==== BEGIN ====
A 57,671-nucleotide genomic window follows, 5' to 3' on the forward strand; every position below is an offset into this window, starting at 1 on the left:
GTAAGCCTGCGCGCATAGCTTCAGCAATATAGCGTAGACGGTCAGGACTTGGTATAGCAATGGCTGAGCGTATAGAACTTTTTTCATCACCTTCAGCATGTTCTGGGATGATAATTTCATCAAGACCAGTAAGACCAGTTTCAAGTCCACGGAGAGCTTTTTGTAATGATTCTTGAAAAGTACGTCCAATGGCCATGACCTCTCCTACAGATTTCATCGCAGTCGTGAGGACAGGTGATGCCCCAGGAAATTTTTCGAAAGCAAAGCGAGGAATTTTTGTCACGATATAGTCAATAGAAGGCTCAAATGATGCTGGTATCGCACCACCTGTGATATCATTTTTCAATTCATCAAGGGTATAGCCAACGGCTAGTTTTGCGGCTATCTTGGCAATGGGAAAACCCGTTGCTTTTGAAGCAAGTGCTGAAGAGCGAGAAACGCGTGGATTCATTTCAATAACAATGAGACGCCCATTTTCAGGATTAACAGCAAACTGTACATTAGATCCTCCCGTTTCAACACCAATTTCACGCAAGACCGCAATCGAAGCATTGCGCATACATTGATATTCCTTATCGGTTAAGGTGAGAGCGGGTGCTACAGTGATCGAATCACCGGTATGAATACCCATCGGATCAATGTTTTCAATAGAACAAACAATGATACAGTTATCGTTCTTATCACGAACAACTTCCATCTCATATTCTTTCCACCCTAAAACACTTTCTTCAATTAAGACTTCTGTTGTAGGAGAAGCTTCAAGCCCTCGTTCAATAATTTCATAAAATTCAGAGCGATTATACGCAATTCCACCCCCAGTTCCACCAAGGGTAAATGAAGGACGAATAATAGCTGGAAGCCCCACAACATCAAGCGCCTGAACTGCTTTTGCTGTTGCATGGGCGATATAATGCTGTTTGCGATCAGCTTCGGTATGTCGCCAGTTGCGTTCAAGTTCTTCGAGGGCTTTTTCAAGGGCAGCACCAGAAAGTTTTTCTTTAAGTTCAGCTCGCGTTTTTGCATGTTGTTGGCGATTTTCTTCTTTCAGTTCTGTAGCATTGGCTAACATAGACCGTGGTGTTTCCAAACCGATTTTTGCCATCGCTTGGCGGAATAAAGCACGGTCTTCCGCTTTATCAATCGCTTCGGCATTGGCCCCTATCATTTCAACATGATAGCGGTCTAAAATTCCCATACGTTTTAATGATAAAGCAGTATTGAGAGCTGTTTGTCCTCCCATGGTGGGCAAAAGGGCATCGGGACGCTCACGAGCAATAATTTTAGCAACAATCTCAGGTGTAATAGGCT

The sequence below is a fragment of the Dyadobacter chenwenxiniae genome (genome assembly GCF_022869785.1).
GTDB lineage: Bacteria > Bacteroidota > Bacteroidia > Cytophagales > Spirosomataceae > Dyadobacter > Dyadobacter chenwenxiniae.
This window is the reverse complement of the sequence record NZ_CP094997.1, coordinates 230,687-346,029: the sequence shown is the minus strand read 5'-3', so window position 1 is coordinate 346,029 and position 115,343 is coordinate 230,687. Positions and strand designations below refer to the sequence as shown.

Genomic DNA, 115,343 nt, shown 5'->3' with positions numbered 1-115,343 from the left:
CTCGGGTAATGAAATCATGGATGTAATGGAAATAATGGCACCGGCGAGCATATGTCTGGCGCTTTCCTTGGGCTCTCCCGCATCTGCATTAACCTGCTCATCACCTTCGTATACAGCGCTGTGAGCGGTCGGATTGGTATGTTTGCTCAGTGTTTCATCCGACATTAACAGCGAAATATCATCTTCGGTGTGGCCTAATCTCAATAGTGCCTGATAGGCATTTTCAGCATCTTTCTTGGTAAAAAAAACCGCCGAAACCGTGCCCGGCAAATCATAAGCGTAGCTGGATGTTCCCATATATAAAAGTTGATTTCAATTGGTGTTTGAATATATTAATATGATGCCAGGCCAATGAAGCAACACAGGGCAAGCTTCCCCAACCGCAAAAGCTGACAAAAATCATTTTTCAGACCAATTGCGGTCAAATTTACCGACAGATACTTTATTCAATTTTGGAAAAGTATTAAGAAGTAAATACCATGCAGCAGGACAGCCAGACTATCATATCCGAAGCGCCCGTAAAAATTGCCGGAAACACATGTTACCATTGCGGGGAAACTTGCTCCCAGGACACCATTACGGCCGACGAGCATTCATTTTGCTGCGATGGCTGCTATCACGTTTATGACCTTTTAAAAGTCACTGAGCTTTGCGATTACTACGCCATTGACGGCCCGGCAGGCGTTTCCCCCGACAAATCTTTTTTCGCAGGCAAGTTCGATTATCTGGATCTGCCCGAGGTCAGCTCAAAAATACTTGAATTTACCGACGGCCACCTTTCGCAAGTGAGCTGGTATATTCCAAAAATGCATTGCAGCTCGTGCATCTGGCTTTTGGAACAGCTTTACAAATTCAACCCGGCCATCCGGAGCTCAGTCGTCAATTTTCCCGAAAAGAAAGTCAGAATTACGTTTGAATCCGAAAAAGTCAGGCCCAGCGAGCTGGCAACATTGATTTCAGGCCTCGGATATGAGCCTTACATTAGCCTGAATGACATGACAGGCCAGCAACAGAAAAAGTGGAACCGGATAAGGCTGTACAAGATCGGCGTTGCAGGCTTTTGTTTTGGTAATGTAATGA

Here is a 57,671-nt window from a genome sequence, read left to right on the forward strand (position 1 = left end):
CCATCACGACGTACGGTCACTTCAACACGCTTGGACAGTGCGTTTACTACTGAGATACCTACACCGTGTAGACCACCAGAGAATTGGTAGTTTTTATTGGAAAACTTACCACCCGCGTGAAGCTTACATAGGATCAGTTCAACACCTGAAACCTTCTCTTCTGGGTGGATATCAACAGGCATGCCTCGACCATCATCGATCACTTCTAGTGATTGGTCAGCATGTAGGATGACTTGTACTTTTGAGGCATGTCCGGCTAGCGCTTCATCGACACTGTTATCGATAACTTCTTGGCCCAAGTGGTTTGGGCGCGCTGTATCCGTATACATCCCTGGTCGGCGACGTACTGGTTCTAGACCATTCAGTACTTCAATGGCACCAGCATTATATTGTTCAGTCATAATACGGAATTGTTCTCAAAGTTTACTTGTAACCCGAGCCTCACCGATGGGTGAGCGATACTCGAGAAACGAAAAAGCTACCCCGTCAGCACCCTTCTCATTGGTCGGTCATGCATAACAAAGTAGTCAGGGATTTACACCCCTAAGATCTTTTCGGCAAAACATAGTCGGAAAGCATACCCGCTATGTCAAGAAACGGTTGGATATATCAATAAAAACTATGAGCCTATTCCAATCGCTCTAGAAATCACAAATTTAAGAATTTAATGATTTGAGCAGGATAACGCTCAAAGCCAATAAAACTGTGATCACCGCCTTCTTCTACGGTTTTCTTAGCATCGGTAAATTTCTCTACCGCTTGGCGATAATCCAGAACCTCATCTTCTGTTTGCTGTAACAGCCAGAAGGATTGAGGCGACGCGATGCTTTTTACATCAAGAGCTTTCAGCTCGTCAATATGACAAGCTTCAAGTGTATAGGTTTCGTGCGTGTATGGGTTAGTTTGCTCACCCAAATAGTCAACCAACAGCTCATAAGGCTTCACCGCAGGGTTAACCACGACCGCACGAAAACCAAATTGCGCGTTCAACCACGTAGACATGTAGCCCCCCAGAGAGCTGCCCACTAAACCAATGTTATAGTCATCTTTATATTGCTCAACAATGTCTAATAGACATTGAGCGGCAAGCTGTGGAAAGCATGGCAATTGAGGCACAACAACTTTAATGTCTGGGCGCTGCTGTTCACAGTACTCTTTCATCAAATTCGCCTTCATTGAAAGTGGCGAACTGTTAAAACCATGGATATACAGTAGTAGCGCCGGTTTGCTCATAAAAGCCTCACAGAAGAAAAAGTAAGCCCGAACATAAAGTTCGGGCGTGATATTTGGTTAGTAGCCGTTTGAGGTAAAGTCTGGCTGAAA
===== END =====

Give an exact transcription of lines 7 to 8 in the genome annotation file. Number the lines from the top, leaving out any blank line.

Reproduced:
CTCGGGTAATGAAATCATGGATGTAATGGAAATAATGGCACCGGCGAGCATATGTCTGGCGCTTTCCTTGGGCTCTCCCGCATCTGCATTAACCTGCTCATCACCTTCGTATACAGCGCTGTGAGCGGTCGGATTGGTATGTTTGCTCAGTGTTTCATCCGACATTAACAGCGAAATATCATCTTCGGTGTGGCCTAATCTCAATAGTGCCTGATAGGCATTTTCAGCATCTTTCTTGGTAAAAAAAACCGCCGAAACCGTGCCCGGCAAATCATAAGCGTAGCTGGATGTTCCCATATATAAAAGTTGATTTCAATTGGTGTTTGAATATATTAATATGATGCCAGGCCAATGAAGCAACACAGGGCAAGCTTCCCCAACCGCAAAAGCTGACAAAAATCATTTTTCAGACCAATTGCGGTCAAATTTACCGACAGATACTTTATTCAATTTTGGAAAAGTATTAAGAAGTAAATACCATGCAGCAGGACAGCCAGACTATCATATCCGAAGCGCCCGTAAAAATTGCCGGAAACACATGTTACCATTGCGGGGAAACTTGCTCCCAGGACACCATTACGGCCGACGAGCATTCATTTTGCTGCGATGGCTGCTATCACGTTTATGACCTTTTAAAAGTCACTGAGCTTTGCGATTACTACGCCATTGACGGCCCGGCAGGCGTTTCCCCCGACAAATCTTTTTTCGCAGGCAAGTTCGATTATCTGGATCTGCCCGAGGTCAGCTCAAAAATACTTGAATTTACCGACGGCCACCTTTCGCAAGTGAGCTGGTATATTCCAAAAATGCATTGCAGCTCGTGCATCTGGCTTTTGGAACAGCTTTACAAATTCAACCCGGCCATCCGGAGCTCAGTCGTCAATTTTCCCGAAAAGAAAGTCAGAATTACGTTTGAATCCGAAAAAGTCAGGCCCAGCGAGCTGGCAACATTGATTTCAGGCCTCGGATATGAGCCTTACATTAGCCTGAATGACATGACAGGCCAGCAACAGAAAAAGTGGAACCGGATAAGGCTGTACAAGATCGGCGTTGCAGGCTTTTGTTTTGGTAATGTAATGA

Here is a 57,671-nt window from a genome sequence, read left to right on the forward strand (position 1 = left end):